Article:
901 Wharf St SW
Washington, DC, 20024
Doors 5:30 PM / Show 7:00 PM
This event is all ages
Watch & Listen
The music of Umphrey’s McGee unfolds like an unpredictable conversation between longtime friends. Its six participants—Brendan Bayliss [guitar, vocals], Jake Cinninger [guitar, vocals], Joel Cummins [keyboards, piano, vocals], Andy Farag [percussion], Kris Myers [drums, vocals], and Ryan Stasik [bass]—know just how to communicate with each other on stage and in the studio. A call of progressive guitar wizardry might elicit a response of soft acoustic balladry, or a funk groove could be answered by explosive percussion. At any moment, heavy guitars can give way to heavier blues as the boys uncover the elusive nexus between jaw-dropping instrumental virtuosity and airtight song craft.
The conversation continues on their eleventh full-length album, it’s not us [Nothing Too Fancy Music]—which was released January 12, 2018.
“It represents the band, because it basically runs the gamut from prog rock to dance,” says Brendan. “We’ve mastered our ADD here. The record really shows that.”
“No matter what you’re into, there’s something on it’s not us that should speak to you,” agrees Joel. “This is a statement album for Umphrey’s McGee. The sound is as fresh as ever. The songs are strong as they’ve ever been. We’re always pushing forward.”
It’s also how the band is celebrating its 20-year anniversary. Instead of retreading the catalog, they turn up with a pile of new tunes.
“It’d be easy to play the hits from our first five or ten years,” continues Joel. “We’ve never been a band to rest on our laurels though. New music is key to our continued development. We’re known as a strong live band, but we take so much pride in our writing. This album distinguishes us because the focus is on that writing.”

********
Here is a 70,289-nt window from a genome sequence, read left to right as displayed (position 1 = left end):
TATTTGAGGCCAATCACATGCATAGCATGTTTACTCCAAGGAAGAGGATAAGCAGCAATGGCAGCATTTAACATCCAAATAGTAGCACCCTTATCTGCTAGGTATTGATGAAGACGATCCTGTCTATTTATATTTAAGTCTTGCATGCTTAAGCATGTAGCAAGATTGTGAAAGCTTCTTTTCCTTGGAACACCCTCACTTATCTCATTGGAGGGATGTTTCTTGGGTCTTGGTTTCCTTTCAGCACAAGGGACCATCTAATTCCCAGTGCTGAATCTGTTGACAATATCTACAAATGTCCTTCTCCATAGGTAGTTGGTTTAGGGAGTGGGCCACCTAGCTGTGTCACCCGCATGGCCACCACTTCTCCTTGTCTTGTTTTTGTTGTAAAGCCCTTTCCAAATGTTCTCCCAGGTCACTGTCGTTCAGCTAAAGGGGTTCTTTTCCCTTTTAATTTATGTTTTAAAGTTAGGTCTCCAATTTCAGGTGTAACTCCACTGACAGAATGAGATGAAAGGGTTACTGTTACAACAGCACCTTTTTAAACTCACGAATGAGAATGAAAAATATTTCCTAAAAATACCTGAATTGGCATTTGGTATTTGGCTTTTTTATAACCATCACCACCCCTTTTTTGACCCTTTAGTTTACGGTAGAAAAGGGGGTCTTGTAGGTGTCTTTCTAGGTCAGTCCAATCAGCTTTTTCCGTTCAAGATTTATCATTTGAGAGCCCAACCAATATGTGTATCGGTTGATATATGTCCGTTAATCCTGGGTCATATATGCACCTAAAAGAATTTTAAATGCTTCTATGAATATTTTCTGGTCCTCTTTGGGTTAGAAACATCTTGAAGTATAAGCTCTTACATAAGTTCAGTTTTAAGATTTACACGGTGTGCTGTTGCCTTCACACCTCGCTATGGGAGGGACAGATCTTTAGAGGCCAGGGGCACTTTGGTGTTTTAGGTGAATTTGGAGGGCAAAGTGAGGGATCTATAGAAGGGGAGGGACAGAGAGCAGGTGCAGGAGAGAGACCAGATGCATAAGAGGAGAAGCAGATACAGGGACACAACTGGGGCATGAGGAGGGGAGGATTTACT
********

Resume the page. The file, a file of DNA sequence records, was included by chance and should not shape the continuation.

Appropriately, this idea gestated on a sunny May afternoon at Wrigley Field. Six months before The Cubs won their first World Series since 1908, Brendan took in a game on a rare day off.
“I can pinpoint the actual a-ha moment,” Brendan goes on. “My wife was out. My kids were at daycare. I walked to Wrigley, bought a standing room ticket, and enjoyed the game. Halfway through it, I thought to myself, ‘If we can get into the studio by the end of the year, we can have a brand new record.’ That’s where it all started.”
Bringing things full circle, Umphrey’s McGee entered I.V. Labs Studio in Chicago ready (and maybe a little hungover) a week after that historic game seven. For the first time since recording Local Band Does O.K. in 2002, five of the six members roomed together in a rental condo with Brendan staying a stone’s throw away at home.
“We would wake up, bounce ideas off each other, and go to the studio together,” recalls Joel. “We did all of this as a unit. There was something really special about our group ethos coming together for this project. We decided to go in for a week, live, eat, and breathe Umphrey’s McGee. It’s the most fun we’ve had in the studio. It really was a blast. Having that camaraderie was really cool.”
That camaraderie shines through in their inimitable interplay, which finds them at the pinnacle of their craft and groove as a band. That chemistry defines the approach—which sees Umphrey’s McGee hone their songwriting to its sharpest point to date.
“I feel like we’re getting better and better at writing succinct, concise musical pieces,” Brendan elaborates. “When we started out, we were trying to figure out how to fill time. We didn’t have much of a catalog, so we had to extend things and repeat parts in order to make up space. Since our catalog is so big now, we don’t feel the need to make everything ten minutes long. We’ve really trimmed the fat. Everything seems to be the right length.”